Lubing Shugart 800,801's?

From: Richard Erlacher <>
Date: Fri Apr 14 03:28:23 2000

Applied sparingly as part of the process of applying the moly-disulfide
lubricant (powder) I've had good results with the WD-40, I believe for the
precise reason that it "goes away" after a time. That's not good if you
want it to lubricate over the long-term, but if you just want to aid in
smooting out the moly-disulfide powder, I think it's all right.

You're probably right about the 600 RPM drives, but I'm curious what sort of
controller you use with them.

Most 3-1/2" drives are hardly worth fiddling with. They're a pain to
disassemble and you can buy them for less that $15 US. I hate to buy
replacements for something I could fix, but I've not found it worthwhile to
fiddle with the 3-1/2" drives.


----- Original Message -----
From: Tony Duell <>
To: <>
Sent: Thursday, April 13, 2000 5:15 PM
Subject: Re: Lubing Shugart 800,801's?

> >
> > I can't imagine anyone being concerned about 3-1/2" drives, but with
> I am when they're the (old) 600 rpm 3.5" drives. Those are almost
> impossible to obtain (AFAIK they're not made any more) and I seem to get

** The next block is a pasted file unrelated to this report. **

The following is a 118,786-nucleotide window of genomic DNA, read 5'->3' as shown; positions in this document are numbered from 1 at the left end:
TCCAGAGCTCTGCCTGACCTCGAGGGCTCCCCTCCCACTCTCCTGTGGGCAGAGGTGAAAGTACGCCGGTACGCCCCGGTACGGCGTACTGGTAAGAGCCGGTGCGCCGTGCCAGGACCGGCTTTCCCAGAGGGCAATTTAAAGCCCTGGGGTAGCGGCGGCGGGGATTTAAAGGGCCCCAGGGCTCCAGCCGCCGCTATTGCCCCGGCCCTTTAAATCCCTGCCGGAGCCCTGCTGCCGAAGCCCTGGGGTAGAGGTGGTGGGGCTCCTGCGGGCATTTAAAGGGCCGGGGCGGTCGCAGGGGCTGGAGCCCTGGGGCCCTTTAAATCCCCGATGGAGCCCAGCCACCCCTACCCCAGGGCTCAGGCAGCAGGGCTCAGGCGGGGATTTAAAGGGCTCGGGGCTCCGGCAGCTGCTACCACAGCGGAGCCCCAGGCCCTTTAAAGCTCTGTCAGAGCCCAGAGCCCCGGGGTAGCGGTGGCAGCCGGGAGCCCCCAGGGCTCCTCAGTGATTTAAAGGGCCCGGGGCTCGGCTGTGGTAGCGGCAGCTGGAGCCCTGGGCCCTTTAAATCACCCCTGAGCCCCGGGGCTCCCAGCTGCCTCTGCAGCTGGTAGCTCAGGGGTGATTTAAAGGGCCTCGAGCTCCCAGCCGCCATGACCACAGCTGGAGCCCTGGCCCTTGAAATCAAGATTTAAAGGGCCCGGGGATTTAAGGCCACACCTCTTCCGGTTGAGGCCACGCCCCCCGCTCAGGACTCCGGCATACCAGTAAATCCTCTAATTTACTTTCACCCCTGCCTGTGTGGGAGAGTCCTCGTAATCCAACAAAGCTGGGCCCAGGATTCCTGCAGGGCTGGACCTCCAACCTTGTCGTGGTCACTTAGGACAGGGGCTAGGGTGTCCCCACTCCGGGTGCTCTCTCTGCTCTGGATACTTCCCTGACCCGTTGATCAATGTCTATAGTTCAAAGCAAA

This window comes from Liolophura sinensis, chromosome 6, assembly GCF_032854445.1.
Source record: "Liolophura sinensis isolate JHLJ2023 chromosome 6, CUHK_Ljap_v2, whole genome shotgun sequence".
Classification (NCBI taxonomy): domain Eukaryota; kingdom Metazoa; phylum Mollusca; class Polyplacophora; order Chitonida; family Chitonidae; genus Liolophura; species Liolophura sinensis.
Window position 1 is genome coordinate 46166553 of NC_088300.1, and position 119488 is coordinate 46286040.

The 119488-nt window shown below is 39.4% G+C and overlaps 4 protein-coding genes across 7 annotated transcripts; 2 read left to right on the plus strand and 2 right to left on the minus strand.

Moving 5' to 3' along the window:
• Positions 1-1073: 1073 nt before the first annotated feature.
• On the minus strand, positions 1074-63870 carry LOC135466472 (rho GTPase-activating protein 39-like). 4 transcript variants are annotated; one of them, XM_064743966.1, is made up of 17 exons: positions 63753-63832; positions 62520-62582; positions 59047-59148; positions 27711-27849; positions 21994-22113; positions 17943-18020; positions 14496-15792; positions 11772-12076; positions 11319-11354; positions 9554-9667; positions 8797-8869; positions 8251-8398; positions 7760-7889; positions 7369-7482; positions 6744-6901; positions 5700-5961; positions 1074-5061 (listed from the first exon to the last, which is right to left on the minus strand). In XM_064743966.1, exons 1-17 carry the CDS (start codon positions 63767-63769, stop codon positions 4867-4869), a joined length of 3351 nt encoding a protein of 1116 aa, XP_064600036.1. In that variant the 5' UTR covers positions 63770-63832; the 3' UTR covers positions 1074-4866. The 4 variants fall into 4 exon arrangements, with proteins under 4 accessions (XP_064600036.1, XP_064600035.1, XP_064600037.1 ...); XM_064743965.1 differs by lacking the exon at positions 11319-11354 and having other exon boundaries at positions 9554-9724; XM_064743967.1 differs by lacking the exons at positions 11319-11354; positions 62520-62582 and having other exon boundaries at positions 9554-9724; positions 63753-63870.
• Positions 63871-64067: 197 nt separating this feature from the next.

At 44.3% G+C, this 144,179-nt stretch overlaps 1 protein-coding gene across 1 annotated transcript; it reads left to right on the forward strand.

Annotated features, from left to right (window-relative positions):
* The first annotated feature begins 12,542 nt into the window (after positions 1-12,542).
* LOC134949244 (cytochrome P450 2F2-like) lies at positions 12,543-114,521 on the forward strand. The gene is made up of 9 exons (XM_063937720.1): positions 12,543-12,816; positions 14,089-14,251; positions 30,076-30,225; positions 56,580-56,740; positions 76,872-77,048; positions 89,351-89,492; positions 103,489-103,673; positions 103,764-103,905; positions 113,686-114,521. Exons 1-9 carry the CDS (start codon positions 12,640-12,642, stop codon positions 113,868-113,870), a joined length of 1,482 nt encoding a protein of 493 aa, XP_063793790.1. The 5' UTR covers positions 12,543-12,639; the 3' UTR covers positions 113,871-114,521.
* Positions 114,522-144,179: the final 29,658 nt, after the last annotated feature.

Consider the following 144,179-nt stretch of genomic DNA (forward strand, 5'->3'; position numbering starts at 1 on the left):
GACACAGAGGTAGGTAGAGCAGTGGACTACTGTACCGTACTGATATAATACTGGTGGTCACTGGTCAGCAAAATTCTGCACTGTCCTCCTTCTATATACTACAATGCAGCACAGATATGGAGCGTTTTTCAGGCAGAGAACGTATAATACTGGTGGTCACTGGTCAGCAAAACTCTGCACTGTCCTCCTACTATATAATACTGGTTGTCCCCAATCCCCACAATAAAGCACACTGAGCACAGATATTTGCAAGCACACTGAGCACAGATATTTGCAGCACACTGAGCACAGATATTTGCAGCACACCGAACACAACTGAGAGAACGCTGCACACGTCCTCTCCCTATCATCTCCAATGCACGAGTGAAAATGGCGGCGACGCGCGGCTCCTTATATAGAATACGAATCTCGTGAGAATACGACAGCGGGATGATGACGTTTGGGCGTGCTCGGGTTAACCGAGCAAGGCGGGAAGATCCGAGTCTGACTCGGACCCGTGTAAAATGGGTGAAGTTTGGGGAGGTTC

> a reasonable number on my bench to repair. And the Sony service manual
> certainly tells you to lubricate them.
> > old 8" drives it is risky to put greasy lubricant on the lead screw. If
> I don't see why it's necessarily worse for 8" drives. Yes, you should use
> the right lubricant (I use a special plastic grease from Electrolube) and
> you need to clean/relubricate the screw every couple of years at least.
> But if you do that you'll have no problems.
> > do need to lubricate the nut, then do so with some powered molybdenum
> > disufide. That's what they put in grease to make it slippery, and it
> > well without the grease. If you put that on the nut and leadscrew,
> > remembering that the nut is steel and the leadscrew is some form of
> > polycarbonate, I'd say that doing everything to clean the leadscrew and
> All my drives have a metal leadscrew and a plastic nut...
> > that is available to you, then lubing it with a LIGHT coat of (one drop
> > every three drives) of WD40, then adding about 1/4 tsp of
> Argh!! WD40 is _NOT_ a lubricant.
> I have a minor-ish interest in (mechanical) clocks. And one of the things
> that really gums up a clock is to spray it with WD40. The lighter oils
> evaporate and leave a waxy deposit behind that sticks things solid. And
> it's difficult to remove.
> Please don't use WD40 on a floppy drive.
> -tony
Received on Fri Apr 14 2000 - 03:28:23 BST

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